We English speakers use past participles in many ways:
•Building a perfect verb: I have eaten breakfast already.
•Building a perfect continuous verb: I have been eating for two minutes.
•To describe something: The locked door
•To make a passive construction: The pizza was eaten by my dog!
And perhaps there are even some other uses [^1]. But seeing these uses often just confuses stuents more. So what the heck is a past participle? And why does English have them?
To understand what a Past Participle (PP) is, it is important to understand a phenomenon about English, and also about the brain. That is, that specific categories of words that we know, are not always so, or that concepts cannot always fit perfectly into just one category. For example, let's look at nouns and verbs on a continuum:
Students often think that nouns and verbs are very different, but they're not. Take these two sentences for example:
1) Swimming is fun.
2) Sally is swimming quickly.
In the first sentence swimming is a noun. How do we know that? Well, it is in the subject position, does not change ( Compare with the incorrect "Swimmings are fun."), and must agree with the verb. This is enough evidence to suggest that swimming is not a verb, but a noun in that sentence. Now take a look at the second sentence. Swimming is a verb here. How do we know? Well, for the opposite reasons as the the noun.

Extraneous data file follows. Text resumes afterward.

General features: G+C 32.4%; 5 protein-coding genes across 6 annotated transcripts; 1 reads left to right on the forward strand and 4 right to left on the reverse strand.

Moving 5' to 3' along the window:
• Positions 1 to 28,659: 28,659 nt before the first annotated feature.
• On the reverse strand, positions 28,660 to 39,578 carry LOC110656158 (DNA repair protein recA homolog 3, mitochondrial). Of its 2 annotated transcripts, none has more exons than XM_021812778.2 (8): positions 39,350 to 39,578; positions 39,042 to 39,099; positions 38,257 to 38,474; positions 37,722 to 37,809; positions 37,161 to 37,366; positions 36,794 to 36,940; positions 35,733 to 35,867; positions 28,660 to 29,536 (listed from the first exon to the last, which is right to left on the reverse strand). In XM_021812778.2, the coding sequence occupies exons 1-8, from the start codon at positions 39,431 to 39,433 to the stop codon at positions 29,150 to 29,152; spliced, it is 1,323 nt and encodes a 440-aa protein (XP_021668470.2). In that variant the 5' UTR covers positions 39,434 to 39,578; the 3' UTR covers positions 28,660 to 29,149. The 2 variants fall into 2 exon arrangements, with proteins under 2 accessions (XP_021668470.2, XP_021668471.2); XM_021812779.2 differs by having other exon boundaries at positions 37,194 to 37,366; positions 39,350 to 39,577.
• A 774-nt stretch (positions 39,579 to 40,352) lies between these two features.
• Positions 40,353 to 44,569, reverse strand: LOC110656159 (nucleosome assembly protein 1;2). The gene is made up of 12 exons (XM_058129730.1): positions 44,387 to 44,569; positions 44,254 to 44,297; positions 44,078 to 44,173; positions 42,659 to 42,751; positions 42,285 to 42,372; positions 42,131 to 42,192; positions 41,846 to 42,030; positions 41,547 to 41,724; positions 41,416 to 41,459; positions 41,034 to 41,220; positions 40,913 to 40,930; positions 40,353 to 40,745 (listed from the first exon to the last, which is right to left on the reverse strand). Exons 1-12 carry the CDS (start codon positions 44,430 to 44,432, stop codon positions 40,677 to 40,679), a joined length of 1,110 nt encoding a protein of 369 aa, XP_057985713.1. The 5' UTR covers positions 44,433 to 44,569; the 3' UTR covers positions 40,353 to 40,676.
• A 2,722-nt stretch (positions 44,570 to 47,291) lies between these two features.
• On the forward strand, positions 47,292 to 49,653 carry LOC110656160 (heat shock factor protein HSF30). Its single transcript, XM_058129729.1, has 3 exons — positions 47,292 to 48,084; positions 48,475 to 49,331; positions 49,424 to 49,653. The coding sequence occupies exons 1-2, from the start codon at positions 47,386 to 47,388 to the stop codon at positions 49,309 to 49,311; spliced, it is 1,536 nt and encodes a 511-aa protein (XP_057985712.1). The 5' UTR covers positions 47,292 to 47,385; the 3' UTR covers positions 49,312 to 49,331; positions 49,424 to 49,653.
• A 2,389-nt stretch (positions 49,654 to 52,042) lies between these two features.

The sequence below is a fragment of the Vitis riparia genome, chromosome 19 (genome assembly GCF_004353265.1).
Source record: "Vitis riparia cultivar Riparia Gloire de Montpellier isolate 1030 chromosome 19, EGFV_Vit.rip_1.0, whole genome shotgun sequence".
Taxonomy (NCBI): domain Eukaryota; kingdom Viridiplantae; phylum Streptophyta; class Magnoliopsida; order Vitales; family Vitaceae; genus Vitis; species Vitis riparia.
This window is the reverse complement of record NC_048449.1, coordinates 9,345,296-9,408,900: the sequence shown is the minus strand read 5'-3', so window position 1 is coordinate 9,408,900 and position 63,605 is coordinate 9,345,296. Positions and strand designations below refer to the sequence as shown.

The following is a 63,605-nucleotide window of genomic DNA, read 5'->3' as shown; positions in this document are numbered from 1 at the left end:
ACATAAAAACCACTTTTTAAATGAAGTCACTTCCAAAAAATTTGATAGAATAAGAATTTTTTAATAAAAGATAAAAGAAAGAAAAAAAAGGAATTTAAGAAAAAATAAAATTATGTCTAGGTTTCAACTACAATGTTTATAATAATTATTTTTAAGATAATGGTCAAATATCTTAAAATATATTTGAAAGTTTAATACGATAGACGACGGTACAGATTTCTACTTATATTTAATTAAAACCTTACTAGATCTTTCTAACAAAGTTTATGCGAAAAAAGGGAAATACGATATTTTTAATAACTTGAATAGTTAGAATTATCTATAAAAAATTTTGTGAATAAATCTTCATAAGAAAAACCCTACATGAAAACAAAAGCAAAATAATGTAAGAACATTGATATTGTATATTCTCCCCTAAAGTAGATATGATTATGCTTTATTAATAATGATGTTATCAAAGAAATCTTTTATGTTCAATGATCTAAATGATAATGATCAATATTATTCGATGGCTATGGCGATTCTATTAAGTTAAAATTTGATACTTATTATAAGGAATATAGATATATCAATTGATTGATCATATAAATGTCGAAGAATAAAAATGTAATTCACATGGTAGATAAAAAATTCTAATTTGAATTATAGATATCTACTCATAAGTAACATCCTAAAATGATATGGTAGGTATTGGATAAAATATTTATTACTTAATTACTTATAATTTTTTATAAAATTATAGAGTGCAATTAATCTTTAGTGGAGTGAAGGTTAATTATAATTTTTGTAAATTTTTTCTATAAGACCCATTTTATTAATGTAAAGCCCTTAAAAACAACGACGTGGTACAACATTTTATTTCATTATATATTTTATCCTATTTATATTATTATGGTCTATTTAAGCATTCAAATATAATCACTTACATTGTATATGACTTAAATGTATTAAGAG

But conceptually, when you think of swimming, is there a difference between the noun and the verb? Not really. This idea is somewhat between the two categories, which is why a gerund (noun) is used. But often gerunds get confused for infinitives (verbs), and now you know why.
So what I'm suggesting is that nouns and verbs are really the same things in your mind, but just show up differently in the grammar, or that they are different versions of the same thought. The same is true for Verbs and Adjectives. The participle is halfway between an action and a description, the way a gerund or infinitive is halfway between a noun and a verb. This makes sense. After all, can't we describe something by its movement? For example:
a) Which guy is your brother?
b) The running guy. (Or, the guy who is running.)
a) Oh, I see him.
So the participle allows English speakers to use another method of description, the verbiness--or action--to describe something. It gives us a deeper language with more dimensions.
But don't forget that English has two participles, the past and the the present participle, which is marked by the ing suffix. Compare: 3) The boring professor 4) The bored professor
English allows for an active (present participle) and passive (past participle) descriptions. In other words, the description can be for causing or receiving the description.
[^1]: Email me if I missed something.